Apparently this came out of my mouth recently:
I was being interviewed for the Changing the Face of Yoga podcast and I kinda think I should attempt an explanation.
When I first started getting into the Yoga Sutras I became fascinated by the ways of knowing that Patanjali laid out. Early in the text (1.6), he says that we have five kinds of thoughts – and most of them are just plain wrong. First there’s the stuff that is, well, wrong, false, fake news, etc., then there’s our imagination, how we make stuff up (one of my teachers called it studying at MSU), then there is memory, which is likely inaccurate as neuroscientists will attest, then there’s deep sleep which is rejuvenating but doesn’t involve cognition, and finally, there’s pramana, or right knowledge, because occasionally, we nail it. But basically, your chance of being right is humblingly slim (and it occurs to me that there’s a good chance everything I just wrote is wrong, sigh).
So I was working on developing Subtle Yoga theory back then and I was really obsessed with this ways of knowing stuff. Einstein and David Bohm both said that wrong thinking is at the root of most of our problems. Thinking that you are right, when you just aren’t – which we all do, lots of times. David Bohm went so far as to say most of the problems we face in the world are due to this “crisis of perception.” He was a physicist getting down into the details of subatomic reality when his studies led him beyond the pot-smoking revelation to atomic evidence that wow, everything truly is interconnected.
“The notion that all these fragments are separately existent is evidently an illusion, and this illusion cannot do other than lead to endless conflict and confusion. Indeed, the attempt to live according to the notion that the fragments are really separate is, in essence, what has led to the growing series of extremely urgent crises that is confronting us today.”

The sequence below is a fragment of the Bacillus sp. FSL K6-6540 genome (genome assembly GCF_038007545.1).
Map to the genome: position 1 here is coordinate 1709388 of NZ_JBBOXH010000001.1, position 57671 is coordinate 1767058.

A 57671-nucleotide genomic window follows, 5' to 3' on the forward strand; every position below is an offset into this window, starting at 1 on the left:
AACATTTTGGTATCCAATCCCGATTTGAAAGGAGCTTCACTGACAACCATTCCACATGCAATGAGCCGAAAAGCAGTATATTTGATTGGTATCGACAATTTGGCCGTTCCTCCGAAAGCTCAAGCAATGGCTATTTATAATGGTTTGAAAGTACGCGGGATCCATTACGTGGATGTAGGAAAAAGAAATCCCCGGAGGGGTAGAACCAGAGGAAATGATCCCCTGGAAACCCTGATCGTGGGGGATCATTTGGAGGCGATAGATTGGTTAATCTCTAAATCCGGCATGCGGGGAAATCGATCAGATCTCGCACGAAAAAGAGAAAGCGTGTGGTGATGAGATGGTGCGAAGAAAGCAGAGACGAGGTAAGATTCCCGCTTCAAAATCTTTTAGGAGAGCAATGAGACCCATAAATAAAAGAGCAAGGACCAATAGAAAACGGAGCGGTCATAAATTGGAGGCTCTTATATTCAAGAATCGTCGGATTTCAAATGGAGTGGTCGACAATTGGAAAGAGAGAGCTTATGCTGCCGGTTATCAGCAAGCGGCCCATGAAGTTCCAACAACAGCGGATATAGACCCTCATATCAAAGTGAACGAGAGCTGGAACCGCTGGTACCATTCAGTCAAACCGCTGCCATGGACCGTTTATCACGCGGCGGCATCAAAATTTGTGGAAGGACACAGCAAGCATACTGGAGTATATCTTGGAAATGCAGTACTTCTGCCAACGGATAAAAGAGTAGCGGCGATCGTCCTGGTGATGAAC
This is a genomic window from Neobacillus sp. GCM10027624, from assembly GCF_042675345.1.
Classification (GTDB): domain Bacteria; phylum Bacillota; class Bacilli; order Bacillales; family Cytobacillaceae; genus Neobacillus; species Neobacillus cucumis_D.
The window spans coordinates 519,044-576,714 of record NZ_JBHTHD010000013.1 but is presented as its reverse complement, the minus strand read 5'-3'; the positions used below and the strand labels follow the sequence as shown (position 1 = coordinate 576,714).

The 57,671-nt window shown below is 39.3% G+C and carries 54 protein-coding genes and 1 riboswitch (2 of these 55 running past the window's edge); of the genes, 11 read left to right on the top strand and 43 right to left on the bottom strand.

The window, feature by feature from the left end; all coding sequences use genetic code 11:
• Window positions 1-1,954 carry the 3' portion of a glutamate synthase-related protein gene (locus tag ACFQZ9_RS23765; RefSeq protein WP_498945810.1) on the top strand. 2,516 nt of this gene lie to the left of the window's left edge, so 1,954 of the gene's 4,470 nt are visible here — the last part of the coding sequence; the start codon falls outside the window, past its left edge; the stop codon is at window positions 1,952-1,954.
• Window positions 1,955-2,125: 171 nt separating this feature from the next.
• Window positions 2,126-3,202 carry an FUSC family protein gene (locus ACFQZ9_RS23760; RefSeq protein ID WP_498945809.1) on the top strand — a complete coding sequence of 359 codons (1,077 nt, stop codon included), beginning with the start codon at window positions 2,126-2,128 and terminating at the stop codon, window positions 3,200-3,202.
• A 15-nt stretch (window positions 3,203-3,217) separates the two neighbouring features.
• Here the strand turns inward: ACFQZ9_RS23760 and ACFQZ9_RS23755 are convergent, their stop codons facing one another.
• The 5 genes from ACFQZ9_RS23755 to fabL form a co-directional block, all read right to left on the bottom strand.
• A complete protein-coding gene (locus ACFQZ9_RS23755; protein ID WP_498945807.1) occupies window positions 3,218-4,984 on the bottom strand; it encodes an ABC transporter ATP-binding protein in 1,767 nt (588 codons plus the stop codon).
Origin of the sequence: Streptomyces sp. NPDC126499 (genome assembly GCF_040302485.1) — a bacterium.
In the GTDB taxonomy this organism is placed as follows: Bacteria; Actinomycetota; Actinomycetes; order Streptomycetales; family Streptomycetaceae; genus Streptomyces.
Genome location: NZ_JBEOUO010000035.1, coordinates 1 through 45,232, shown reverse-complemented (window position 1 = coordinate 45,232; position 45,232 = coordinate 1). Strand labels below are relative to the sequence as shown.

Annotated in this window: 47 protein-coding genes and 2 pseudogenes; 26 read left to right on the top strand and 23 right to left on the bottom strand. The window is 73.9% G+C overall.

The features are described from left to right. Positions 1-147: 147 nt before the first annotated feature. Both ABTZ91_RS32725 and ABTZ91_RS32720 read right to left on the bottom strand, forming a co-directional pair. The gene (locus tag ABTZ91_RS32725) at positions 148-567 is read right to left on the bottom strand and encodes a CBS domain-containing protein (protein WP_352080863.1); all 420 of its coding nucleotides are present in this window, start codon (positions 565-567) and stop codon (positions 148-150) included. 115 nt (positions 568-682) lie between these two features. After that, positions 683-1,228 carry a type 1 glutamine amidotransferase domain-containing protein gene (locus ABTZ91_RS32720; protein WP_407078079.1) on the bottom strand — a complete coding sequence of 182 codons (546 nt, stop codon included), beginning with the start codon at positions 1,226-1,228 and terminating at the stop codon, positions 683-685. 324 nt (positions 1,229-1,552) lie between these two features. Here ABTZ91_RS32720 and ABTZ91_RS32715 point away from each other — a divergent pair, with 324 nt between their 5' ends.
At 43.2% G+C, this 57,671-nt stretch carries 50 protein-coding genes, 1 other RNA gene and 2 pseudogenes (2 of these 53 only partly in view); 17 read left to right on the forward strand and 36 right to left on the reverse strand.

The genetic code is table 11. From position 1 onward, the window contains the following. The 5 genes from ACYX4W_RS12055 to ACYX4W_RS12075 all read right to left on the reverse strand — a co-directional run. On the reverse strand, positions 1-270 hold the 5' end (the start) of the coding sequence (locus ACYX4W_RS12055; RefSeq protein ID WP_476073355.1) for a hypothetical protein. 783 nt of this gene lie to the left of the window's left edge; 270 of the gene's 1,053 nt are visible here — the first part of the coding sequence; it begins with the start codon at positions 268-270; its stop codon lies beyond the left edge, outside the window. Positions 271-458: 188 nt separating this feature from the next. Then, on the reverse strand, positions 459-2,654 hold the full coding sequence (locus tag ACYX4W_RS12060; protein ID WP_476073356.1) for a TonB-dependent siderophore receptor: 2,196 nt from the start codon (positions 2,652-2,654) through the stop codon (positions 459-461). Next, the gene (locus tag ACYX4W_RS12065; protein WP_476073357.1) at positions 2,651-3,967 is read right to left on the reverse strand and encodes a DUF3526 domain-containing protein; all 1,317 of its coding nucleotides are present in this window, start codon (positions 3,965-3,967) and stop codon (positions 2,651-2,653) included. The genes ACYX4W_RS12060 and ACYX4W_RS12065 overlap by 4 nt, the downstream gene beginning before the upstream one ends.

So eminent physicists say that everything is connected – and even though I only know enough about quantum physics to be dangerous (though not in a nuclear way, whew), I started to think that personal growth is really all about shifting out of our mostly dysfunctional perspectives. Scientists have named the problem, but they don’t really tell you how you can get out of your subpar ways of thinking. Whereas that’s the whole point of the Sutras. So “shift perspective” became the tagline of my logo. And then I wanted to make examining ways of knowing central to how I train yoga teachers.
The next Sutra (1.7) goes on to say that basically, you want to focus on this right way of knowing or pramana and there are three aspects to it – pratyaksha which is your direct experience, anumana which means using logical reasoning and agama which means authority, a competent person told you so. Then I realized these terms can be hard to keep straight, I mean the Yoga Sutras is full of lists of all sorts of things and if I think this knowledge stuff is important and I want to build a teacher training around it, I’d better give some examples. So I thought about what kind of stereotypes would exemplify these three ways of knowing – a Hippie for direct experience, a Scientist for logic, and a Guru for authority. So that’s where the quote came from.
So here’s the interview with the lovely Stephanie Cunningham of the “Changing the Face of Yoga” podcast. I talk a lot about yoga teacher training and the benefits of mentoring. Hope you can take a minute to listen while you are driving somewhere or washing the dishes. Peace out!